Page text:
If you’re growing peas for the first time this year, of if you haven’t grown them in a while, you’ll want to watch for these two diseases in your fields: ascochyta blight and aphanomyces root rot.
The disease that is perhaps most concerning, most visible and most likely to cause yield loss is ascochyta, or mycosphaerella blight, said Holly Derksen, former field crop pathologist at Manitoba Agriculture. (Derksen has since moved on to Arysta LifeScience where she works as a technical support special.)
Although ascochyta likes moisture, Derksen says the disease also occurs in dry years. “It may not be at economical levels in a dry year, but it always shows up,” she said.
Ascochyta shows up in the leaves as centric lesions. When it starts on the leaves, Derksen says it’s an indication that growers need to get out there and scout before it moves to the stem. Peas already have lodging issues, which can be exacerbated by disease issues.
“Once it moves to the stem, it girdles the stem, preventing water and nutrients through the plant,” she said.
Timing is important with ascochyta. Symptoms can be show up in the lower leaves, but may not move into the canopy.
“If you start to see symptoms, but then the weather turns dry, they’ll probably just stay on the leaves in the lower canopy, and again, won’t be a huge yield issue,” said Derksen.
If you do need to spray, do so at early bloom, and then again seven to 10 days later, if conditions are conducive to disease. But if disease symptoms show up after that early bloom, she recommends watching the weather forecast closely before taking action.
“If disease only moves in at late bloom, you might be able to see quite a few symptoms, but it won’t necessarily affect the yield,” she said. “Because once that seed pod is getting in there and the peas are forming, there’s not a lot that’s going to change your yield after that point.”
Aphanomyces root rot
While ascochyta is the disease that most concerns farmers, aphanomyces root rot should be on your radar.
Currently, aphanomyces is not widespread in Manitoba, but growers do need to be concerned about it in the long term, said Derksen.
Aphanomyces first showed up in Canada around 2012. “It’s one of those fun diseases that produces those long-lived spores in the soil,” said Derksen sarcastically. “Once you have it and it’s at a level where it’s causing economic damage, there isn’t really a rotation that keeps peas in the rotation that we can recommend that will manage the problem.”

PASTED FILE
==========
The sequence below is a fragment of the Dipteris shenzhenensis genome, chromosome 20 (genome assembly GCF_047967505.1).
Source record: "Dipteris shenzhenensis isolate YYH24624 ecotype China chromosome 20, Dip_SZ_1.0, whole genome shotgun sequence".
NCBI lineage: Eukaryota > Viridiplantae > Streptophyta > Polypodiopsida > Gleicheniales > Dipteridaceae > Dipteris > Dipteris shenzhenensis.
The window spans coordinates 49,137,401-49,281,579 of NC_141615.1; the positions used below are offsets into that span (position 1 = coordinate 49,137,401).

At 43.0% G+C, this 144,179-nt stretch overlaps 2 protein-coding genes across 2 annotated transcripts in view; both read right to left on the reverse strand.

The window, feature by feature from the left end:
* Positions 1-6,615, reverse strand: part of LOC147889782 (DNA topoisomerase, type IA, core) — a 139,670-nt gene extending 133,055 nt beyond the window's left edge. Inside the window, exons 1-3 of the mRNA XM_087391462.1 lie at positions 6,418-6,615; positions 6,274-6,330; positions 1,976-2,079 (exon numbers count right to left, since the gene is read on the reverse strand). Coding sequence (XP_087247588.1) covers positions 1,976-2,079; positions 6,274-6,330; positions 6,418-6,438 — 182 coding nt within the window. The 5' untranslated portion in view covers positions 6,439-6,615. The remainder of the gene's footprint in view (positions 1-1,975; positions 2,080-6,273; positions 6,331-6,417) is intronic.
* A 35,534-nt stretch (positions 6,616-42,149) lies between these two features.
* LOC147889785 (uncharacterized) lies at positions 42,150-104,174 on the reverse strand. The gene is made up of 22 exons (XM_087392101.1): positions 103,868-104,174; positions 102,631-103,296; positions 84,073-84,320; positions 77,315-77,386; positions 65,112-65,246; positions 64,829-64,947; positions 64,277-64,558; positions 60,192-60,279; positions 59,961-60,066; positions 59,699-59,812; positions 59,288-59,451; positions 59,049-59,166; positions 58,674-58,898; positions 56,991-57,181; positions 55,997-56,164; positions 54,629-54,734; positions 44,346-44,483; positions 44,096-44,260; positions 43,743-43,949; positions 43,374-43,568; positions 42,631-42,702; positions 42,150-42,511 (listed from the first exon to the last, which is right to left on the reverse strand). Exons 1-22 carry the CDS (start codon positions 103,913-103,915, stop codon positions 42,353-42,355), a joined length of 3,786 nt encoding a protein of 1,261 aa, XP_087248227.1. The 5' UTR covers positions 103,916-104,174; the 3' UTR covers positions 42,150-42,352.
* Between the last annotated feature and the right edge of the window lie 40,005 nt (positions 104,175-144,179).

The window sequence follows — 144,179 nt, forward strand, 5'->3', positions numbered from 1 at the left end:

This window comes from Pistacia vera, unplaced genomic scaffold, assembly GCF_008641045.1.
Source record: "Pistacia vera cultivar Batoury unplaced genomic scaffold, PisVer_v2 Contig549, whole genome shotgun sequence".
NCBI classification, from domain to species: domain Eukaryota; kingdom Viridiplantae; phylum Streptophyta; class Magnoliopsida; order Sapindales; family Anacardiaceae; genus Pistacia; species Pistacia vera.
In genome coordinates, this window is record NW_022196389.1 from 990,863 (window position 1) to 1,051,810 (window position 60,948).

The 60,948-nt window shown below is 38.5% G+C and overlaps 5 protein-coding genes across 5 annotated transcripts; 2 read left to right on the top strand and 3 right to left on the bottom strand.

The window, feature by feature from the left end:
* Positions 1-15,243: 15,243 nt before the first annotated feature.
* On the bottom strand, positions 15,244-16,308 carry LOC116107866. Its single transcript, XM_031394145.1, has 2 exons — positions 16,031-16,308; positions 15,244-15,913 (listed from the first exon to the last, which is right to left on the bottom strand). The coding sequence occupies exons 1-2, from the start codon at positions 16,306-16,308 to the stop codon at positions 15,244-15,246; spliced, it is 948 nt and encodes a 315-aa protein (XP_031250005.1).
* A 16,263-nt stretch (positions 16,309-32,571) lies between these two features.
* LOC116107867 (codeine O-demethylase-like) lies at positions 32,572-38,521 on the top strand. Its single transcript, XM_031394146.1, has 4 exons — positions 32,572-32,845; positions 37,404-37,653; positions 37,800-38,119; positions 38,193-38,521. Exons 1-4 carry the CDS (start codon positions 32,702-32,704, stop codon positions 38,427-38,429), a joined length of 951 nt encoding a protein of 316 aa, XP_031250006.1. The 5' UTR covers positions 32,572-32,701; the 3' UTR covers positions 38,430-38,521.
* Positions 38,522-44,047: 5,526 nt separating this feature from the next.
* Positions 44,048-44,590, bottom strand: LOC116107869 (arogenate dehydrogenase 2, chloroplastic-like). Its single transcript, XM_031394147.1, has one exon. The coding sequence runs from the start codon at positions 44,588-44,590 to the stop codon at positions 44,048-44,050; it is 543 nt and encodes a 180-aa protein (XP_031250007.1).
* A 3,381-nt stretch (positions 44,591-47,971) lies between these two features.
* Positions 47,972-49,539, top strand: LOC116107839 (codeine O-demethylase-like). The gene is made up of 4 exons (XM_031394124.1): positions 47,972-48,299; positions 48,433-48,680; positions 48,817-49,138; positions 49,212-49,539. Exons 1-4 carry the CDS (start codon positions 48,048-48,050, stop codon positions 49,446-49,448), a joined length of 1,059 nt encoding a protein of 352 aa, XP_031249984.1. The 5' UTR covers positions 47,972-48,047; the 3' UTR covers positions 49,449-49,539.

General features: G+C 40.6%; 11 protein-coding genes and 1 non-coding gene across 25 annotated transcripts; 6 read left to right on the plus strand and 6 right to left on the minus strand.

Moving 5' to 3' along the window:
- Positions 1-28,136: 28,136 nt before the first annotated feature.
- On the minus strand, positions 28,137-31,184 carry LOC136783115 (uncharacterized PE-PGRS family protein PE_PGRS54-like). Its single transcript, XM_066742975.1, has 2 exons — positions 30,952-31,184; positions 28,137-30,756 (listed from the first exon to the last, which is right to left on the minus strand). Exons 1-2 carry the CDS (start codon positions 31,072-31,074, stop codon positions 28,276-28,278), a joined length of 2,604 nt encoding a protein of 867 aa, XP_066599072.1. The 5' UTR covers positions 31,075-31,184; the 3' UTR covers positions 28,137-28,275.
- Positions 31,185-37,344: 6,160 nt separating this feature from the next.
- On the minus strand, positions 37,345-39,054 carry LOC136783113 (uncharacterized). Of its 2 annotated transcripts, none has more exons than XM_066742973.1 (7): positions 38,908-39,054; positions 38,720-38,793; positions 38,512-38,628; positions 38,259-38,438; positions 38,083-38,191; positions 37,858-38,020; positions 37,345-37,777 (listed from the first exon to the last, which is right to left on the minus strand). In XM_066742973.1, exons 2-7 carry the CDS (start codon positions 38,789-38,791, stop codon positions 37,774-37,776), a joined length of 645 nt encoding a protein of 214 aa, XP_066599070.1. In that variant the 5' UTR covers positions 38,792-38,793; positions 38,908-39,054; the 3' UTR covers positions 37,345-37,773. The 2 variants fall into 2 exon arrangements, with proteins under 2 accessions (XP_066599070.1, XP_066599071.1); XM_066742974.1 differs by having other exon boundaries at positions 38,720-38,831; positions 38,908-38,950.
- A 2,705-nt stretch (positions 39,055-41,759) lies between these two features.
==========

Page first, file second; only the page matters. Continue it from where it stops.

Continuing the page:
Aphanomyces is an aggressive disease, a water mould that moves easily through the soil, which makes it a bigger concern in wet years. Soybean growers familiar with phytophthora root rot will already know how to manage for aphanomyces, since the way one manages the two diseases is very similar.
No matter which disease is present, aboveground, root rot symptoms look similar. The reality is that it’s unlikely you have just one pathogen when aphanomyces is present. If only aphanomyces is present, the roots will have a caramel colour.
“But chances are you have both aphanomyces and fusarium,” said Derksen, who recommends having soil tested for the presence of pathogens. If aphanomyces is present, avoid planting peas in those fields and limit soil movement. As far as rotation goes, wait six to eight years before adding peas back to the rotation.
Currently there is just one active ingredient available that targets causal agents, and that’s ethaboxam. Researchers are looking for other solutions.
While peas struggle in wet years, Derksen thinks they are a good fit for Manitoba growers.
“Peas do not do well in wet years, which is why they kind of fell off the radar for a while in Manitoba,” said Derksen. “In dry years, they definitely thrive.”